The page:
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'Spirit, in the New Testament, is most frequently 'placed after faith. This observation is true, if
*it be understood concerning that most copious 'effusion of conspicuous gifts, which was peculiar
*to the primitive church; or even, concerning 'that fuller measure of the Spirit, which by, and 'after, faith formed by love, believers even now 'receive. In the mean time it is certain, that 'some special operation of the divine Spirit al'ways precedes efficacious faith. Nor do I be'lieve, that the intention of that great man was 'different; though in some places his words may 'seem too crudely conceived.'1
As his Lordship has repeatedly conceded, that the grace of God's Spirit is needful in order to a saving faith, it is not requisite to dwell longer on this subject, for the whole argument at last would resolve itself into this, Whether the Ephesians had 'a saving faith,' 'that true and lively faith which 'would secure salvation;'2 or had merely some kind of faith which is not lively and saving.
SECTION XII. On Internal Feelings.
'St. Paul, when any of his converts fell into 'errors either of doctrine or of practice, endea'voured to bring them back to the truth as it is in 'Jesus, by argument, and by referring them 'either to the written word of God, or to the in'structions which they had received from himself. 'He did not tell them to consult their own in'ternai feelings, whether they were in the way to * heaven, but to compare their actions and opi'nions with the gospel which he had preached. 'This was with him the only criterion of a saving 'faith:1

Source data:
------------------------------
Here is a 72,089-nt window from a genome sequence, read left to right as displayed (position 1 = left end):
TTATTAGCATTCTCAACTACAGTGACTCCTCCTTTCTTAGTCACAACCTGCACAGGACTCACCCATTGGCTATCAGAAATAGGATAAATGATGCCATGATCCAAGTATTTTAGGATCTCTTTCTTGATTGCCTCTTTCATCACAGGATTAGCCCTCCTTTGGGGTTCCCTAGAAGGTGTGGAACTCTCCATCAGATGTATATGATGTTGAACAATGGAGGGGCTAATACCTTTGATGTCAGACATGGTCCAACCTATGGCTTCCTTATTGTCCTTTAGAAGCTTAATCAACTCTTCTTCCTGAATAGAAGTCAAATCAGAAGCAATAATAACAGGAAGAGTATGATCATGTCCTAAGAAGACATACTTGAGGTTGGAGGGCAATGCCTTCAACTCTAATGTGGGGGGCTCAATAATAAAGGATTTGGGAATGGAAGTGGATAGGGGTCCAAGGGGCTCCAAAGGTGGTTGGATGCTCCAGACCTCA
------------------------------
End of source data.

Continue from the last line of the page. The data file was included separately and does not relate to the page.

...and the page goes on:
'Translated from Bp. Bull's Harmon. Apost. Diss. 2. c. xi. 9. 'Ref. 54.
I would plead in behalf in no preacher, who did not direct his people to compare both their doctrine and practice, and also the state of their hearts, with the holy scriptures, in order to learn whether they had a saving faith, or not; as well as to keep them from falling into error, or to recover them from it: that, " proving all things" by this unerring standard, they might reject what is evil, and " hold fast that which is good." But do not' internal feelings' constitute a most essential part of the difference between the true believer, the spiritual worshipper, and the mere formalist f When our Lord thrice demanded of Peter, " Simon, son of Jonas, lovest thou me?"2 Did he not' tell him to consult his internal feel'ings?' Our 'actions and opinions' must be judged of by the word of God. And must not our affections also? Now are not all affections internal feelings? Do sorrow for sin, remorse, shame, contrition, fear, hope, joy, love, gratitude, confidence in God, submission to him, love of the brethren, good-will to men, love to enemies, constitute no part of true religion? Are they not 'internal feelings,' though, when genuine, they produce external effects? Do not the ' internal 'feelings' of the true Christian differ widely from those of the avowed enemy of Christ, the hypocrite, the impenitent, the malicious, the envious, and the selfish? from the internal feelings of such as are "hateful and hating one another?" Does not God " require truth in the inward parts ?"* and charge on some that " their inward parts were "very wickedness?" Is not his law Love: and is not love ' an internal feeling?' Is not" the fruit of "the Spirit love, joy, peace?" And, "if any man "have not the Spirit of Christ, he is none of "his." 2 The Psalmist, even "the man after God's "own heart," speaks continually of " thirsting for "God, even for the living God;" longing, yea, "even fainting for the courts of the Lord; 3 re"joicing in God;" "delighting in him," and in his commandments: and he calls on others to do the same.4 Our Lord pronounces those blessed, who "hunger and thirst after righteousness, for "their's is the kingdom of heaven."5 St. Paul calls on the Philippians to "rejoice in the Lord "always ; " 6 and he says, "We are the circum"cision, who worship God in the Spirit, and re"joice in Christ Jesus, and have no confidence in "the flesh."7 St. Peter thus addresses the Christians to whom he writes: "Whom having not "seen ye love; in whom, though now ye see him "not, yet believing, ye rejoice with joy unspeak"able and full of glory." 8 Are not all these ' in1 Ps. li. 6. 3 Rom. viii. 9. Gal. v. 22, 23.